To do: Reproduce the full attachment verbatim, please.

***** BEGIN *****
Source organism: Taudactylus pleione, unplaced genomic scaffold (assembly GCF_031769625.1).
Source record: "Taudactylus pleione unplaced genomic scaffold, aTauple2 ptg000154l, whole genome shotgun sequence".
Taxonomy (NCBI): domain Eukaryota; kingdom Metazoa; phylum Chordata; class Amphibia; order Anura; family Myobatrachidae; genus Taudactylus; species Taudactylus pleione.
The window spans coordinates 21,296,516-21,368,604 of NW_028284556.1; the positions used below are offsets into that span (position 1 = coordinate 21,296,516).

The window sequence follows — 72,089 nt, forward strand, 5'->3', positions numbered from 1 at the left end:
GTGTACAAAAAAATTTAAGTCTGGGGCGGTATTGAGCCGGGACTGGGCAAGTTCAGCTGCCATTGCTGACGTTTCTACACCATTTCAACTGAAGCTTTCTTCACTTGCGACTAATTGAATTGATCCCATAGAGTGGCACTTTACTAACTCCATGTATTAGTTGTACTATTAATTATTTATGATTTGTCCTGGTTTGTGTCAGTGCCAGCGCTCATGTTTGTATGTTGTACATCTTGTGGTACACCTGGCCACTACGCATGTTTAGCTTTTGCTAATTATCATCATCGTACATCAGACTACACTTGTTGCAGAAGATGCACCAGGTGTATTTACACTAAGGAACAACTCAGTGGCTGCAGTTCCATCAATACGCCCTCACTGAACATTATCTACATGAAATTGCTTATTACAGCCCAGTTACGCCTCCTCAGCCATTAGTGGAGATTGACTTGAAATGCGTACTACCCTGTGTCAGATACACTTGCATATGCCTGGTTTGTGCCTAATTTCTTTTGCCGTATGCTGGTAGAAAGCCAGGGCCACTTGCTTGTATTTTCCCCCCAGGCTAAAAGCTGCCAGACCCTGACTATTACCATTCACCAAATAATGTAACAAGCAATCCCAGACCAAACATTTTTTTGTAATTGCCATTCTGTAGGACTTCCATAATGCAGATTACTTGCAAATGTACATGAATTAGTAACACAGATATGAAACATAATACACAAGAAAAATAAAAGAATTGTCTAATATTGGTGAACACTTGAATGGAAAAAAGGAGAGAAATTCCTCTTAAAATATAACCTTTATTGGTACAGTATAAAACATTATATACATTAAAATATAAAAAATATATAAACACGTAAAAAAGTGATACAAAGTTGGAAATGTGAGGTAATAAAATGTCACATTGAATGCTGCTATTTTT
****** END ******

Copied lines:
Source organism: Taudactylus pleione, unplaced genomic scaffold (assembly GCF_031769625.1).
Source record: "Taudactylus pleione unplaced genomic scaffold, aTauple2 ptg000154l, whole genome shotgun sequence".
Taxonomy (NCBI): domain Eukaryota; kingdom Metazoa; phylum Chordata; class Amphibia; order Anura; family Myobatrachidae; genus Taudactylus; species Taudactylus pleione.
The window spans coordinates 21,296,516-21,368,604 of NW_028284556.1; the positions used below are offsets into that span (position 1 = coordinate 21,296,516).

The window sequence follows — 72,089 nt, forward strand, 5'->3', positions numbered from 1 at the left end:
GTGTACAAAAAAATTTAAGTCTGGGGCGGTATTGAGCCGGGACTGGGCAAGTTCAGCTGCCATTGCTGACGTTTCTACACCATTTCAACTGAAGCTTTCTTCACTTGCGACTAATTGAATTGATCCCATAGAGTGGCACTTTACTAACTCCATGTATTAGTTGTACTATTAATTATTTATGATTTGTCCTGGTTTGTGTCAGTGCCAGCGCTCATGTTTGTATGTTGTACATCTTGTGGTACACCTGGCCACTACGCATGTTTAGCTTTTGCTAATTATCATCATCGTACATCAGACTACACTTGTTGCAGAAGATGCACCAGGTGTATTTACACTAAGGAACAACTCAGTGGCTGCAGTTCCATCAATACGCCCTCACTGAACATTATCTACATGAAATTGCTTATTACAGCCCAGTTACGCCTCCTCAGCCATTAGTGGAGATTGACTTGAAATGCGTACTACCCTGTGTCAGATACACTTGCATATGCCTGGTTTGTGCCTAATTTCTTTTGCCGTATGCTGGTAGAAAGCCAGGGCCACTTGCTTGTATTTTCCCCCCAGGCTAAAAGCTGCCAGACCCTGACTATTACCATTCACCAAATAATGTAACAAGCAATCCCAGACCAAACATTTTTTTGTAATTGCCATTCTGTAGGACTTCCATAATGCAGATTACTTGCAAATGTACATGAATTAGTAACACAGATATGAAACATAATACACAAGAAAAATAAAAGAATTGTCTAATATTGGTGAACACTTGAATGGAAAAAAGGAGAGAAATTCCTCTTAAAATATAACCTTTATTGGTACAGTATAAAACATTATATACATTAAAATATAAAAAATATATAAACACGTAAAAAAGTGATACAAAGTTGGAAATGTGAGGTAATAAAATGTCACATTGAATGCTGCTATTTTT